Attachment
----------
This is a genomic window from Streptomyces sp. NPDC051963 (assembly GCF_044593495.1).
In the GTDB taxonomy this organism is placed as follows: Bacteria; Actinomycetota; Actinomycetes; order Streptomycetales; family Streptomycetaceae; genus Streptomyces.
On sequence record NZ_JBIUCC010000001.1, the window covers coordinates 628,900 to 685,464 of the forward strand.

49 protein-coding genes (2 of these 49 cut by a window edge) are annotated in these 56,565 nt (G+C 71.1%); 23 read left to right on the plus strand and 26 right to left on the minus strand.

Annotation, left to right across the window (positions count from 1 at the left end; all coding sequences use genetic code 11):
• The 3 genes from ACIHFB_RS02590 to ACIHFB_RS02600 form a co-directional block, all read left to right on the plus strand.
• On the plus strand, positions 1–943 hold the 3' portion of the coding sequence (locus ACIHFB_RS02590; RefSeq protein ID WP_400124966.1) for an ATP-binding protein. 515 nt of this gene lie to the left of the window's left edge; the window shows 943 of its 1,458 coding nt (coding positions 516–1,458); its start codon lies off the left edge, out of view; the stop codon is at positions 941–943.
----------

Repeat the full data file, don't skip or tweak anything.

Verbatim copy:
This is a genomic window from Streptomyces sp. NPDC051963 (assembly GCF_044593495.1).
In the GTDB taxonomy this organism is placed as follows: Bacteria; Actinomycetota; Actinomycetes; order Streptomycetales; family Streptomycetaceae; genus Streptomyces.
On sequence record NZ_JBIUCC010000001.1, the window covers coordinates 628,900 to 685,464 of the forward strand.

49 protein-coding genes (2 of these 49 cut by a window edge) are annotated in these 56,565 nt (G+C 71.1%); 23 read left to right on the plus strand and 26 right to left on the minus strand.

Annotation, left to right across the window (positions count from 1 at the left end; all coding sequences use genetic code 11):
• The 3 genes from ACIHFB_RS02590 to ACIHFB_RS02600 form a co-directional block, all read left to right on the plus strand.
• On the plus strand, positions 1–943 hold the 3' portion of the coding sequence (locus ACIHFB_RS02590; RefSeq protein ID WP_400124966.1) for an ATP-binding protein. 515 nt of this gene lie to the left of the window's left edge; the window shows 943 of its 1,458 coding nt (coding positions 516–1,458); its start codon lies off the left edge, out of view; the stop codon is at positions 941–943.